Experiential Dynamic Therapy uses active and psychoeducative methods, as well as regulating anxiety to ensure that clients can work in their zone of proximal development.  The model is flexible in its delivery – hence, my knowledge of cognitive behavioural therapy, mindfulness, compassion focused therapy, dialectical behaviour therapy can still be used when it will be helpful within this therapeutic model. The emotional emphasis – on the facilitation and expression, and the integration and valuing of emotions – and the dynamic emphasis – where healing and destructive unconscious forces are closely attended to – is where EDT really offers something special.  These skills are hard to learn, but vital for helping those clients who may have tried a variety of treatment methods, from medication to CBT, counselling to long term psychoanalytic psychotherapy.

Learning about emotions is what I expected from psychology as an 18 year old, which shows my naïveté at that time.  In reality, emotions have often been sidelined from psychology, psychiatry, neuroscience and much of psychotherapy for many decades.   It was painful to find how little emphasis was on emotions and the science of emotions during both of my degrees.  In addition, the lack of integration between human experience and psychological disorder; psychology and psychiatry; human and animal models was very confusing to me.  It was EDT that started bringing these worlds together for me, followed by learning about a branch of neuroscience called Interpersonal Neurobiology (IPNB) and of course, Panksepp’s Emotional Systems – these built bridges that normalise mental health problems as well as showing ways through the darkness.  On this website, I want to share these ideas in ways that are easy for people to understand and relate to.

In 2013 I took the difficult decision to leave the NHS.  I have since worked to set up Thrive Psychology Psychotherapy Psychoeducation Ltd and have worked training NHS Clinical Psychologists – as part of their doctorate training and post qualification training.  Thrive is a social business – supporting clients at a level they can afford, offering consultation to my local schools and health services, and developing open access material via this website.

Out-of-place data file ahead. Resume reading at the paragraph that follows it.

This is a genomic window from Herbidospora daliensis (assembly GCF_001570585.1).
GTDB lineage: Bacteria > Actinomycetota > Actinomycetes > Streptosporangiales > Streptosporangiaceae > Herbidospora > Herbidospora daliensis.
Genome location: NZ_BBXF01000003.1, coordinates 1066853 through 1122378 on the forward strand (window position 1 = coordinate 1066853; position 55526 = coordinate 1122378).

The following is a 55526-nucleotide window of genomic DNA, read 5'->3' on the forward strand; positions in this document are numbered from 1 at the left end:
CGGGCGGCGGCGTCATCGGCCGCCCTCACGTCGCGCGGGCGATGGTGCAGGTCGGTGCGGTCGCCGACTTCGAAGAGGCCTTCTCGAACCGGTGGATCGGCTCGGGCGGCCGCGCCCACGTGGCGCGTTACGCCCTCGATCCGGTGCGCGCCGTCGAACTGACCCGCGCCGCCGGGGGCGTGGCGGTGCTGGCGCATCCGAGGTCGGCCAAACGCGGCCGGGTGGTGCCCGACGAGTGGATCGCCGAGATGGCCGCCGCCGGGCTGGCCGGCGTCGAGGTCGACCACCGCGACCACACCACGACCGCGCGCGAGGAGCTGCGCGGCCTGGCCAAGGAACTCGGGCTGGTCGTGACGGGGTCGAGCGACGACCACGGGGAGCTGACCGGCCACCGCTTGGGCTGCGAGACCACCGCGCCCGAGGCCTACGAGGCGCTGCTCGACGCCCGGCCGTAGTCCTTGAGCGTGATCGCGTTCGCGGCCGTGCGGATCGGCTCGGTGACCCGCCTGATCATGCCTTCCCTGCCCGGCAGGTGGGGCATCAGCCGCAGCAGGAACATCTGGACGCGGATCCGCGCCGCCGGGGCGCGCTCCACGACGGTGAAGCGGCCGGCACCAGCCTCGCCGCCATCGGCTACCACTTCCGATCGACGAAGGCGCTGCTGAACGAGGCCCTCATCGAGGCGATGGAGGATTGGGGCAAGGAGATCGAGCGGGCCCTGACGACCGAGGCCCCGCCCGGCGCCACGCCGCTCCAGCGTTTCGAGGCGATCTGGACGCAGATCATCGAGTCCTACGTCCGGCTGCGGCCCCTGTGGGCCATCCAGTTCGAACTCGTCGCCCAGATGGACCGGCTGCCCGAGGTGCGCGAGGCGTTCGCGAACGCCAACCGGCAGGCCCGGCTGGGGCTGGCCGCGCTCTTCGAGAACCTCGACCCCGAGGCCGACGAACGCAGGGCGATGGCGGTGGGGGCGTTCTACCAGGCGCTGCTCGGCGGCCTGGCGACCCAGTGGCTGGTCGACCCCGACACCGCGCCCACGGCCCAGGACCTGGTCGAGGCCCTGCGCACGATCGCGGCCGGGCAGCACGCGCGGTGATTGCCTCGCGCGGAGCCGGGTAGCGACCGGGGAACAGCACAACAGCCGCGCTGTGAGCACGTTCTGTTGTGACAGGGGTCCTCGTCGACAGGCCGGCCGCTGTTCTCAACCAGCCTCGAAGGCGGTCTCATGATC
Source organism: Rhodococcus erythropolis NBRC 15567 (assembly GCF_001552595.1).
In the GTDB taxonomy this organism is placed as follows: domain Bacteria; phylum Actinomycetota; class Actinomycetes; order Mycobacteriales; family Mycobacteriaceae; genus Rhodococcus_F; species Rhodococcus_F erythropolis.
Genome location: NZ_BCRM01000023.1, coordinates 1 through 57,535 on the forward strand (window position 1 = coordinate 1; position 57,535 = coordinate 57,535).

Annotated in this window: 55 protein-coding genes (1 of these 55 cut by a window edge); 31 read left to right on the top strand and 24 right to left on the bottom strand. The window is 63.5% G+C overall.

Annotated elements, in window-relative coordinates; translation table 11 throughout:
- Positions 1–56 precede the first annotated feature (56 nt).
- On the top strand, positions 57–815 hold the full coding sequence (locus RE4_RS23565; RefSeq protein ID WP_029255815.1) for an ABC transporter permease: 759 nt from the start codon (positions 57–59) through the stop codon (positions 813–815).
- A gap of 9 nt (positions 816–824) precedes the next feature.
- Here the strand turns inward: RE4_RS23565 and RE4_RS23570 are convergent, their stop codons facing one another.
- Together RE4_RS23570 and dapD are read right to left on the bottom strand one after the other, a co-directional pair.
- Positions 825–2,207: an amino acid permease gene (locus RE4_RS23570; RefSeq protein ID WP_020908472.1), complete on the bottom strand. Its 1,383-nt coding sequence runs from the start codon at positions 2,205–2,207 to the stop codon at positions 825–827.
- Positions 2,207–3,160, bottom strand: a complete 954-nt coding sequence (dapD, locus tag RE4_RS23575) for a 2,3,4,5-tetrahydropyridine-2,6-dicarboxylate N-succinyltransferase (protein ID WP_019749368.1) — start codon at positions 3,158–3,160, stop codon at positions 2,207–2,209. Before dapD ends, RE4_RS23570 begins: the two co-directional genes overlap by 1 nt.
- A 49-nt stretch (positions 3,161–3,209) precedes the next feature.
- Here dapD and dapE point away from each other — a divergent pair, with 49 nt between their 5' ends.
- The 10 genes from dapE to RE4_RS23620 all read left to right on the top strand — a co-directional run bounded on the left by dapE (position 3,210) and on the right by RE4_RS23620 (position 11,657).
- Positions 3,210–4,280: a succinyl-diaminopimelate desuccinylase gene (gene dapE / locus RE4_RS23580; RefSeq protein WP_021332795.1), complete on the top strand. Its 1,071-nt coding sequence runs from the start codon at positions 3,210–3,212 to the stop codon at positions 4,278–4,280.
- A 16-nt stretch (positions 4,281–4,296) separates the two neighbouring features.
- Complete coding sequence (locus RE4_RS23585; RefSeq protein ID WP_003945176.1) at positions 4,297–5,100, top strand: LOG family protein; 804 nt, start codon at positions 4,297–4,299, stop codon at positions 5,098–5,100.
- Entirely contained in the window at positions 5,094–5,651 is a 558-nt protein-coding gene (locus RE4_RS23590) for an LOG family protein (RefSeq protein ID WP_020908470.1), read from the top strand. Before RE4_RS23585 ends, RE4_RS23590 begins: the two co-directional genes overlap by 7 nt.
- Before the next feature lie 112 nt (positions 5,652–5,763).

Finally, it feels important to share that despite being a psychologist, I am first a human being, with the same emotions and innate emotional systems as everyone else, helping me to survive and thrive.  Of course, I have experienced all the emotional systems I describe here, both at moderate and hard to bear levels, experiencing their healing and destructive powers.  My increased passion for sharing ideas about emotional systems come after a difficult time during 2013 when I experienced multiple traumas and bereavement.  Any doubts I had about taking a risk and sharing my ideas were put into perspective when facing the fragility of life, the destructive and the healing power of emotional systems… by which I mean internal emotional systems and external emotional systems – i.e. families, work environments, social networks and communities.

Balanced, active, regulated, ‘online’ emotional systems, much more than rational thinking, ensure we live our life well with healthy psychological and physical well being, no matter what cards we are dealt.”